Example 2: Airport surveillance video logs. First, video files are already pretty big. Second, closed-circuit monitoring systems (CCTV) in an airport are on 24/7, and high-definition (HD) devices will only increase the data volume further. Moreover, there are hundreds and probably thousands of security cameras all over the airport. So as you can see, the video logs created by all these surveillance cameras would probably qualify as big data.

Now, what happens when you double the number of camera installations? In terms of data volume, you will again get about 2x the data. But will you get 2x the information? Probably not. Many of the cameras are probably seeing the same thing, perhaps from a slightly different angle, sweeping different areas at slightly different times. In terms of information content, we almost never get 2x. Furthermore, as the number of cameras continues to increase, the chance of information overlap also increases. That is why as data volume increases, information will always have a diminishing return, because more and more of it will be redundant.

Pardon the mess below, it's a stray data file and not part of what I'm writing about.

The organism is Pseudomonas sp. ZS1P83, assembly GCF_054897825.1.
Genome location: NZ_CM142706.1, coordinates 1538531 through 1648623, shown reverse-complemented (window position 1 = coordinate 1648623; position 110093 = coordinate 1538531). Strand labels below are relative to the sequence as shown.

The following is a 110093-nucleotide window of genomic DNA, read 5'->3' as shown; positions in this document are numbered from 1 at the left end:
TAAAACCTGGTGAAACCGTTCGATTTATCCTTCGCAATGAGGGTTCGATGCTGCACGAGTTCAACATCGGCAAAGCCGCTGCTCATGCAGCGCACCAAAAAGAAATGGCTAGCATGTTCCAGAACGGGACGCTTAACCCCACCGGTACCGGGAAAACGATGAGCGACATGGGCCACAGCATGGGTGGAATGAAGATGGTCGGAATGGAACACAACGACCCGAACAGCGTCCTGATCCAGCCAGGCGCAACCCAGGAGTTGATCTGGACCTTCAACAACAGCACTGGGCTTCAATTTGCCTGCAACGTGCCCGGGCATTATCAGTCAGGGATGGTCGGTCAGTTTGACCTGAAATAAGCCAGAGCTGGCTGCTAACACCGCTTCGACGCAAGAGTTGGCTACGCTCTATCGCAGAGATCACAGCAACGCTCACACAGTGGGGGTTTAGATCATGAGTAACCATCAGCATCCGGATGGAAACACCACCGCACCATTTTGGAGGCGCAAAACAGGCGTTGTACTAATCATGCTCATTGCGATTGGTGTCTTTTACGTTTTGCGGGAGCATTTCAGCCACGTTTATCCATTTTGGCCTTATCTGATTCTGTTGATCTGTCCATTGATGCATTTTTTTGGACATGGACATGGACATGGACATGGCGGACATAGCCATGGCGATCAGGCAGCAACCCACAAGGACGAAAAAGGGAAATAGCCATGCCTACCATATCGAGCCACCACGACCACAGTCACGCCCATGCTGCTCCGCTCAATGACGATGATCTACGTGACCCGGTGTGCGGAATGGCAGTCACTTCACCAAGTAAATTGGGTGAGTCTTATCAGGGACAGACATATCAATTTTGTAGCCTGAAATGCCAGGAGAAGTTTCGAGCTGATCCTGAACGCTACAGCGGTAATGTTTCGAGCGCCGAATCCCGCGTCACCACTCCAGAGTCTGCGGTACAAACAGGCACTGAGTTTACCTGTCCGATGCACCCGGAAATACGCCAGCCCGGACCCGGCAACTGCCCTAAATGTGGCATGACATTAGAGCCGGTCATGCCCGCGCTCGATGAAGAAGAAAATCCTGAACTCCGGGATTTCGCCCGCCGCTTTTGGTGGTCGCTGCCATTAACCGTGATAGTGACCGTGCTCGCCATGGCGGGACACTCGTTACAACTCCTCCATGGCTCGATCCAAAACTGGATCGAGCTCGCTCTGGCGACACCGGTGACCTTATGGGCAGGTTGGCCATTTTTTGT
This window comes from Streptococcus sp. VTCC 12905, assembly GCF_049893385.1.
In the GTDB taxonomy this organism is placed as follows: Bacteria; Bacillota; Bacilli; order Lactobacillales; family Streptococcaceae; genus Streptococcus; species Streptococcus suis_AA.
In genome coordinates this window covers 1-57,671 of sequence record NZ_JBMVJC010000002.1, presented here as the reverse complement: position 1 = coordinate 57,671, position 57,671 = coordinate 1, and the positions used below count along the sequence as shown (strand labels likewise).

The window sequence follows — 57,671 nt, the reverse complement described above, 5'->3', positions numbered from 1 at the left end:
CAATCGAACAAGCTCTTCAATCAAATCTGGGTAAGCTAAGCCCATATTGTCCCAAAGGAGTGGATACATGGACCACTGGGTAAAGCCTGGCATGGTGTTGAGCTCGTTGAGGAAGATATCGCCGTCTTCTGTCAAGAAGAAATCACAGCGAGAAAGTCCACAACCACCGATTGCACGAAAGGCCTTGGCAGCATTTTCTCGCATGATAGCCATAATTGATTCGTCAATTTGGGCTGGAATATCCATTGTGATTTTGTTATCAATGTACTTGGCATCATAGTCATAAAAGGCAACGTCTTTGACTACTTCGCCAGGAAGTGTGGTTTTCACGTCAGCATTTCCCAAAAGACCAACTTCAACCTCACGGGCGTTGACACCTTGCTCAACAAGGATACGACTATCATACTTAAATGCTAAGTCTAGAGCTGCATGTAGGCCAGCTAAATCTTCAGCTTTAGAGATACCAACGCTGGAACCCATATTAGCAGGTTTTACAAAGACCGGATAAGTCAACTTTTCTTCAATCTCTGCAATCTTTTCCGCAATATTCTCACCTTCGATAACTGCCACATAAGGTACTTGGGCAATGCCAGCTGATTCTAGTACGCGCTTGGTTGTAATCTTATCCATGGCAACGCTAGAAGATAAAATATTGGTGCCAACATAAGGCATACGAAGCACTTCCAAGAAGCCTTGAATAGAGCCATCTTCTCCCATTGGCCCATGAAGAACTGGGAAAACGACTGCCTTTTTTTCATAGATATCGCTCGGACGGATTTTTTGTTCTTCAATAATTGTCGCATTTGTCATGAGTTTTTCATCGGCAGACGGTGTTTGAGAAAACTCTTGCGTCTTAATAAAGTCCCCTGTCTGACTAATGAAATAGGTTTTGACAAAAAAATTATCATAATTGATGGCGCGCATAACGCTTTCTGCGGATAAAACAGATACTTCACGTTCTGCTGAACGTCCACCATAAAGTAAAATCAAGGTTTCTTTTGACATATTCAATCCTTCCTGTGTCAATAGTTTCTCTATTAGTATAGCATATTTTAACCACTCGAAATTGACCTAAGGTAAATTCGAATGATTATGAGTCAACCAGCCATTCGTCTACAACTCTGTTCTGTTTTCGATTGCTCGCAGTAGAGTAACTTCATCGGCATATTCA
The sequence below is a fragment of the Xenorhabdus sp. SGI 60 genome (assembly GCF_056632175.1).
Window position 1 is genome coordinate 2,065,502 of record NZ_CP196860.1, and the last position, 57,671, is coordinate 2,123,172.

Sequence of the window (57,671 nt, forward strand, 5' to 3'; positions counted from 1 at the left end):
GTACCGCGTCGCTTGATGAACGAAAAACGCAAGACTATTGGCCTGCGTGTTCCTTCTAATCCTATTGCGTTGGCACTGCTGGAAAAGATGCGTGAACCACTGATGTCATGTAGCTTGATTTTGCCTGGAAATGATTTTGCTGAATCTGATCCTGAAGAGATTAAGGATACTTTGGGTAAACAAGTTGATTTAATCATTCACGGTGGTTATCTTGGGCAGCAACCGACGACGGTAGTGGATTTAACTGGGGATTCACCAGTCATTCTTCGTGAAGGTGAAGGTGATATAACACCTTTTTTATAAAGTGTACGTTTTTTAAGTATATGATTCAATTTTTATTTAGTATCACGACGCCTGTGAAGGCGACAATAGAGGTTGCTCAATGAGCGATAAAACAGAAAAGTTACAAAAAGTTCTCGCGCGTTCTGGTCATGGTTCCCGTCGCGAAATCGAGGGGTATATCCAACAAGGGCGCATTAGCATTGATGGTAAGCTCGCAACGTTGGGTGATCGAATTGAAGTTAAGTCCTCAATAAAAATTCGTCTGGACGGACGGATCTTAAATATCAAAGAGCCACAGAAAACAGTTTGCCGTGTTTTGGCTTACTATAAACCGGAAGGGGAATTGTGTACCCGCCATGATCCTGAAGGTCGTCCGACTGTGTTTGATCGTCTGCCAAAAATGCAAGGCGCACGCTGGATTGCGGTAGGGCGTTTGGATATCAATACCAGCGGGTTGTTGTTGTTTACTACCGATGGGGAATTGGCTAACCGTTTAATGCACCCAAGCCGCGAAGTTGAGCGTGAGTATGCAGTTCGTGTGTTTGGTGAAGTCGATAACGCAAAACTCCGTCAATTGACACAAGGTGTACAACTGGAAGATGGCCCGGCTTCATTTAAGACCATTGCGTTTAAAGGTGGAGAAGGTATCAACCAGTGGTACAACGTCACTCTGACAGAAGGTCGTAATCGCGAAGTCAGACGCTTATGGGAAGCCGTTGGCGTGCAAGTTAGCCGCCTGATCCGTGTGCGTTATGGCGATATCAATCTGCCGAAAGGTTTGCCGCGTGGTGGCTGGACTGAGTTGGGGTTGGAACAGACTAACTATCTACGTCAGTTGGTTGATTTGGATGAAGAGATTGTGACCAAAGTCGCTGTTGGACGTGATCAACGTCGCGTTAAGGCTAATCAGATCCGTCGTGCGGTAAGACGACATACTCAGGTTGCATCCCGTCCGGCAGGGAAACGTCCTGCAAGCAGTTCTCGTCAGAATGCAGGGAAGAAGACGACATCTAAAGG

A simple inequality characterizes this property: information ≤ data. So information is not data, it’s only the non-redundant portions of the data. That is why when we copy data, we don’t gain any information, even when the data volume increases, because the copied data is redundant.

Example 3: Updates on multiple social channels. What about social big data, such as tweets, updates, and/or shares? If we tweet twice as often, Twitter is definitely getting 2x more data from us. But will Twitter get 2x the information? That depends on what we tweet. If there is absolutely zero redundancy among all our tweets, then Twitter will have 2x the information. But that typically never happens. Let’s think about why.

First of all, we retweet each other. Consequently, many tweets are redundant due to retweeting. Even if we exclude retweets, the chance that we are coincidentally tweeting about the same content is actually quite high, because there are so many tweeters out there. Although the precise wording of each tweet may not be exactly the same, the redundancies among all the tweets containing the same Web content (whether it’s a blog post, a cool video, or breaking news) is very high. Finally, our interest and taste in good content remains fairly consistent over time. Since our tweets tend to reflect our interests and tastes, even apparently unrelated tweets from the same user will have some redundancies, because the tweeter is tweeting similar content.